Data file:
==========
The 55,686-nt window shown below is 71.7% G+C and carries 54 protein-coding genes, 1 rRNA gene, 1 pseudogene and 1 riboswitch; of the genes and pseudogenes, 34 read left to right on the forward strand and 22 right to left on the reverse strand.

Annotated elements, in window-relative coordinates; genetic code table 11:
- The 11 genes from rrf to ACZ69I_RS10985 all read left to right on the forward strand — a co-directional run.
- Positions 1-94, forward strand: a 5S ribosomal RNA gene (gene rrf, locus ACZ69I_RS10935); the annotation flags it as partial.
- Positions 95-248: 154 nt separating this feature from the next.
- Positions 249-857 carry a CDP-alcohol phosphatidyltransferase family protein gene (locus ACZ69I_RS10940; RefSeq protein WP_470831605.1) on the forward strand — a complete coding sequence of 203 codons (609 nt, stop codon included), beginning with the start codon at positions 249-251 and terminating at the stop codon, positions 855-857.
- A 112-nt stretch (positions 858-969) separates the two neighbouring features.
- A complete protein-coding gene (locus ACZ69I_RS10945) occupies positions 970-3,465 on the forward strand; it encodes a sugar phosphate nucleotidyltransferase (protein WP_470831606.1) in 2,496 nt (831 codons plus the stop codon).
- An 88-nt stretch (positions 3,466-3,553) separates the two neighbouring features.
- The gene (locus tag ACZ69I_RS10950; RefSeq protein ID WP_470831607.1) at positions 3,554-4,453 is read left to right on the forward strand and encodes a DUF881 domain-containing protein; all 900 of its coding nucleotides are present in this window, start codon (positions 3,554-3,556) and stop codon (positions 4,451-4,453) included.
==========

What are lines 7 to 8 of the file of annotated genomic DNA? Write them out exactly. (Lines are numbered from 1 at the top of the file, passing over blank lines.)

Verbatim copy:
- A 112-nt stretch (positions 858-969) separates the two neighbouring features.
- A complete protein-coding gene (locus ACZ69I_RS10945) occupies positions 970-3,465 on the forward strand; it encodes a sugar phosphate nucleotidyltransferase (protein WP_470831606.1) in 2,496 nt (831 codons plus the stop codon).